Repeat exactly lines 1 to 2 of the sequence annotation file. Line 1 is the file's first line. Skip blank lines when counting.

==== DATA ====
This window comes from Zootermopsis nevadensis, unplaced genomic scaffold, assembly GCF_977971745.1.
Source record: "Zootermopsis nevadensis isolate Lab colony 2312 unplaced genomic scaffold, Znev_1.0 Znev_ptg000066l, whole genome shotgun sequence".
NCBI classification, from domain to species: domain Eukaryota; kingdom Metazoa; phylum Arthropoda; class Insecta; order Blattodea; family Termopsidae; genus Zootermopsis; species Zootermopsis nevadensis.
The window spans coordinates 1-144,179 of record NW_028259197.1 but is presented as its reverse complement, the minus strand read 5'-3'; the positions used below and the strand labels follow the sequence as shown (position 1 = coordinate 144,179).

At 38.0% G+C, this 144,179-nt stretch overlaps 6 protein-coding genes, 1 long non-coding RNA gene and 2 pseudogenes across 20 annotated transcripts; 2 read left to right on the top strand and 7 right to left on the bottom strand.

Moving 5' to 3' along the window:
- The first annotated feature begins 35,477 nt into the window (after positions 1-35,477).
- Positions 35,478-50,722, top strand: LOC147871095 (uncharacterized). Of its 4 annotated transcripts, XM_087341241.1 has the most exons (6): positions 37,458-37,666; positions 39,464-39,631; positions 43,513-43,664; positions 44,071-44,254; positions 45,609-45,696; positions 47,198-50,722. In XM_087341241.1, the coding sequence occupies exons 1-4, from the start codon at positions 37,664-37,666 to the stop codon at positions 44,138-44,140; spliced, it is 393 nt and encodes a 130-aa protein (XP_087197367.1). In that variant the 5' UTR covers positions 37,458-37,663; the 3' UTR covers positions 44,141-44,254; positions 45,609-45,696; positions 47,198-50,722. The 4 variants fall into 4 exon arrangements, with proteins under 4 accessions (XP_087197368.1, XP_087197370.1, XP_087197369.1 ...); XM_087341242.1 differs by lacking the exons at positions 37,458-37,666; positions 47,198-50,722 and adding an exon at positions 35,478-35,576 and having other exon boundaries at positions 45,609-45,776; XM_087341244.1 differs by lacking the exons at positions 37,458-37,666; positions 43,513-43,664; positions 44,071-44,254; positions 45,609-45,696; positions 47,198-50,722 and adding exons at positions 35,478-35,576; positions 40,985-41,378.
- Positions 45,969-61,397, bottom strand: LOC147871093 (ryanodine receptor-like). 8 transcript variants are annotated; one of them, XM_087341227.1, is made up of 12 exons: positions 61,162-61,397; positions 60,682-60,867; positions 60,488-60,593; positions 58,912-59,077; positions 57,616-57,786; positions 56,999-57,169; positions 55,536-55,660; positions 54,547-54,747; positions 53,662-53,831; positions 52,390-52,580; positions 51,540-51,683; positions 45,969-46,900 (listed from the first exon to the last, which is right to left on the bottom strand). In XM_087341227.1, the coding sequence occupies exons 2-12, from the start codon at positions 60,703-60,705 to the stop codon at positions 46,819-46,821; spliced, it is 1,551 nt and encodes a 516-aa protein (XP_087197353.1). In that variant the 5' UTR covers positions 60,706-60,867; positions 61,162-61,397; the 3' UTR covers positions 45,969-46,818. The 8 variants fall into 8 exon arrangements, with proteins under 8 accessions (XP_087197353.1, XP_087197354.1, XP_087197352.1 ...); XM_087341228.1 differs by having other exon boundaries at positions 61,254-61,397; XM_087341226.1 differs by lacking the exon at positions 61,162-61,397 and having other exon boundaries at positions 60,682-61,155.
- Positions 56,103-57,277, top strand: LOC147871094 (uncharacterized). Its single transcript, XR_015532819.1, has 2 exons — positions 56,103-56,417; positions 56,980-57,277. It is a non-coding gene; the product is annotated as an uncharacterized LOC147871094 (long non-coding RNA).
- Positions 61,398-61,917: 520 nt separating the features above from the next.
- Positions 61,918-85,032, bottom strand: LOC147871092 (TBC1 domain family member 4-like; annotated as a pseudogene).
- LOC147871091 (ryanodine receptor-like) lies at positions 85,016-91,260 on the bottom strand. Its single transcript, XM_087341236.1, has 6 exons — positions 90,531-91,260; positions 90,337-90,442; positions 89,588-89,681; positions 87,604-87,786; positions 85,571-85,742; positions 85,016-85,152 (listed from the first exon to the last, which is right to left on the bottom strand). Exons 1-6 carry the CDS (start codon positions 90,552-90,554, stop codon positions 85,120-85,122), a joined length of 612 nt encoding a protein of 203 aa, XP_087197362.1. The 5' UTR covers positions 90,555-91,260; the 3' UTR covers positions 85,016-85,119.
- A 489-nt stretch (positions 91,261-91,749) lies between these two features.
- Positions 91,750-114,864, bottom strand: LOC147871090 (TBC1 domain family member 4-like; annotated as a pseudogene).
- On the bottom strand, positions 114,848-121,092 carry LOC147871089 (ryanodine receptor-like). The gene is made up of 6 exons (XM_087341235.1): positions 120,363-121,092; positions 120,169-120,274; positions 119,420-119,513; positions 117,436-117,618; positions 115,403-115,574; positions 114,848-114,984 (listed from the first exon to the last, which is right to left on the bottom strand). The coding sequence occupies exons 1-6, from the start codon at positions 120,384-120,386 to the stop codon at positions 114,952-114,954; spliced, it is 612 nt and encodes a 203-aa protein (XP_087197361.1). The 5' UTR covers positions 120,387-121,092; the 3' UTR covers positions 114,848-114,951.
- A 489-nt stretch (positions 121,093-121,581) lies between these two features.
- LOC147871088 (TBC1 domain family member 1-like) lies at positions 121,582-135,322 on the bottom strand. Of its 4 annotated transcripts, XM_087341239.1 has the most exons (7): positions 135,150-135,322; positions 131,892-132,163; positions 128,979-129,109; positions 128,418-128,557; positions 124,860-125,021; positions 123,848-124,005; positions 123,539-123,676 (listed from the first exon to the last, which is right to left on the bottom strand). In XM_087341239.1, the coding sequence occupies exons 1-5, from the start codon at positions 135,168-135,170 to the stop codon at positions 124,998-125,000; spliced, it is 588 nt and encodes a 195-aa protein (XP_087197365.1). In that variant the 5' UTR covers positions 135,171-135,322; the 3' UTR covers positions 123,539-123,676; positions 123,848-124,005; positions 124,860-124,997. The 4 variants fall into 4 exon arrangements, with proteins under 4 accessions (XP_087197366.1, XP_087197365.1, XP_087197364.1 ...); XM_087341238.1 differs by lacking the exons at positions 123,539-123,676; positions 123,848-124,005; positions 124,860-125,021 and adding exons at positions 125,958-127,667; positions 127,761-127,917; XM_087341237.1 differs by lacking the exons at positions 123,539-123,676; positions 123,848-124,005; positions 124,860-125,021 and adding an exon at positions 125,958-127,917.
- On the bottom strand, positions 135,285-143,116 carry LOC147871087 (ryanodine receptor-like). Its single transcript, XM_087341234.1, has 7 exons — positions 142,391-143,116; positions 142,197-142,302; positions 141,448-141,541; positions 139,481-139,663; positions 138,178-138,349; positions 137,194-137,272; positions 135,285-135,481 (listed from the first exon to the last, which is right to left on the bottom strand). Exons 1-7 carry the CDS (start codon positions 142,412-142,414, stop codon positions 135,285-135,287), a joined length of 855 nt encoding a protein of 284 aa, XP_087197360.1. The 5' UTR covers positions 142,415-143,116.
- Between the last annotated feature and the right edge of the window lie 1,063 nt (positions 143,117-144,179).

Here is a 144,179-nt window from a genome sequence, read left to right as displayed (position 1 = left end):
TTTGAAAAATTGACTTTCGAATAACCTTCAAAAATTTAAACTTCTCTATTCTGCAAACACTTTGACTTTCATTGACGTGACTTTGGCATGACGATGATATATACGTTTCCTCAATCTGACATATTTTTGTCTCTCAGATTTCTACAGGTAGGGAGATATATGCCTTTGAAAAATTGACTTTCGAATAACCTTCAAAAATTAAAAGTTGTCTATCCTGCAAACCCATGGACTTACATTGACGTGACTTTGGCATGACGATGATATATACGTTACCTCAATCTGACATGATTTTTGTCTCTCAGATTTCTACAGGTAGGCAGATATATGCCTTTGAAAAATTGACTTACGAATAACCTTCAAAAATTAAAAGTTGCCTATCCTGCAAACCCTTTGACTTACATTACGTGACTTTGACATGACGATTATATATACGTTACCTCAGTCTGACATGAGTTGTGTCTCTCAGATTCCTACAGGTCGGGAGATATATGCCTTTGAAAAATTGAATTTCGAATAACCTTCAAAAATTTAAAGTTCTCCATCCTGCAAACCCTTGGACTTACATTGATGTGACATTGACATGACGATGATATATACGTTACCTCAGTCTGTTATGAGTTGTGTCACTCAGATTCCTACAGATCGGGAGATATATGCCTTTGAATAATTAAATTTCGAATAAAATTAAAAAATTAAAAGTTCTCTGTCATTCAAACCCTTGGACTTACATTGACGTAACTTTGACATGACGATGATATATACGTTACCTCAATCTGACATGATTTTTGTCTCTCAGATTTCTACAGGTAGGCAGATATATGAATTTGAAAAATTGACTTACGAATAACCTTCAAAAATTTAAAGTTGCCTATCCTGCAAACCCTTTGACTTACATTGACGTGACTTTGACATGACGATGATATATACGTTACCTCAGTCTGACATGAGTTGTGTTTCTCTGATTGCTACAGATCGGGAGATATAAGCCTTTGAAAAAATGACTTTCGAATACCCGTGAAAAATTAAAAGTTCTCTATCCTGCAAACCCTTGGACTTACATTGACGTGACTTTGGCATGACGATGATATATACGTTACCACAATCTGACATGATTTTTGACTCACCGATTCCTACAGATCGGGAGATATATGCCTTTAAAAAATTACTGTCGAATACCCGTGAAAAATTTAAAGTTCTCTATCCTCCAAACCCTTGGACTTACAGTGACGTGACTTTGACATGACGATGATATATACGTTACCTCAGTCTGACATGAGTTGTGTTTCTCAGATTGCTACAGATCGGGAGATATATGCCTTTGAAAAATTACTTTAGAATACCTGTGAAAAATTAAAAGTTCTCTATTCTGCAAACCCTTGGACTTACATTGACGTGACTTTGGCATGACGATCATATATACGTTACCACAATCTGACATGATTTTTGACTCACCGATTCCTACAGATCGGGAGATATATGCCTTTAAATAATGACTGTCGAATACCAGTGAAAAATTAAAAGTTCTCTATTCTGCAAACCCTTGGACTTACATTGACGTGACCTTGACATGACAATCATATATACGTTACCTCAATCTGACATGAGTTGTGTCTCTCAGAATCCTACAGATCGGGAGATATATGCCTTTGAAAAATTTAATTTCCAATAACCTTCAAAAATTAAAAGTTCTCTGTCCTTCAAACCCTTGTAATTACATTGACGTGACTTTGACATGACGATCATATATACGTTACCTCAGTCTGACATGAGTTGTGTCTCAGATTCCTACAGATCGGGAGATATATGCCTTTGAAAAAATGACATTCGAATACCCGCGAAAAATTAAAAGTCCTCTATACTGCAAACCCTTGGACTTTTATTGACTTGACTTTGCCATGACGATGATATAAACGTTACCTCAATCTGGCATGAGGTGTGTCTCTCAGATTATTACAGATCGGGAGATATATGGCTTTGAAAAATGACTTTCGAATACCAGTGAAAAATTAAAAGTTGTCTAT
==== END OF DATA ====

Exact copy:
This window comes from Zootermopsis nevadensis, unplaced genomic scaffold, assembly GCF_977971745.1.
Source record: "Zootermopsis nevadensis isolate Lab colony 2312 unplaced genomic scaffold, Znev_1.0 Znev_ptg000066l, whole genome shotgun sequence".